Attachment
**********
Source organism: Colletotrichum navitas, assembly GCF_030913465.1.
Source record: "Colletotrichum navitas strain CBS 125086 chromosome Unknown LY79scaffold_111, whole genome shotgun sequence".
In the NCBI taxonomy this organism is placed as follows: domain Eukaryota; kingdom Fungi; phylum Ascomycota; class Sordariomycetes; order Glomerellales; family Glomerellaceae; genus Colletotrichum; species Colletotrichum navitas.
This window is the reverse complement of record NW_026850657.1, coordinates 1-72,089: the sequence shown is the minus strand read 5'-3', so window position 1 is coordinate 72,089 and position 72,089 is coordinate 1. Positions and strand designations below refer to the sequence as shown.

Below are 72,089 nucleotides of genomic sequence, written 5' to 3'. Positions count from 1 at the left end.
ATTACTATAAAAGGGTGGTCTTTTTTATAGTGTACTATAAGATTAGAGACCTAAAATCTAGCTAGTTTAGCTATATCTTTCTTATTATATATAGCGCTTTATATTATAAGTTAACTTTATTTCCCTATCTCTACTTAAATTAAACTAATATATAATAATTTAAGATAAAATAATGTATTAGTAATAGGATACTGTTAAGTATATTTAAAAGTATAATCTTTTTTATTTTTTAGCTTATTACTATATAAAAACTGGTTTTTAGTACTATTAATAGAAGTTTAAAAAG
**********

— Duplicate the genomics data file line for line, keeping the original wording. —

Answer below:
Source organism: Colletotrichum navitas, assembly GCF_030913465.1.
Source record: "Colletotrichum navitas strain CBS 125086 chromosome Unknown LY79scaffold_111, whole genome shotgun sequence".
In the NCBI taxonomy this organism is placed as follows: domain Eukaryota; kingdom Fungi; phylum Ascomycota; class Sordariomycetes; order Glomerellales; family Glomerellaceae; genus Colletotrichum; species Colletotrichum navitas.
This window is the reverse complement of record NW_026850657.1, coordinates 1-72,089: the sequence shown is the minus strand read 5'-3', so window position 1 is coordinate 72,089 and position 72,089 is coordinate 1. Positions and strand designations below refer to the sequence as shown.

Below are 72,089 nucleotides of genomic sequence, written 5' to 3'. Positions count from 1 at the left end.
ATTACTATAAAAGGGTGGTCTTTTTTATAGTGTACTATAAGATTAGAGACCTAAAATCTAGCTAGTTTAGCTATATCTTTCTTATTATATATAGCGCTTTATATTATAAGTTAACTTTATTTCCCTATCTCTACTTAAATTAAACTAATATATAATAATTTAAGATAAAATAATGTATTAGTAATAGGATACTGTTAAGTATATTTAAAAGTATAATCTTTTTTATTTTTTAGCTTATTACTATATAAAAACTGGTTTTTAGTACTATTAATAGAAGTTTAAAAAG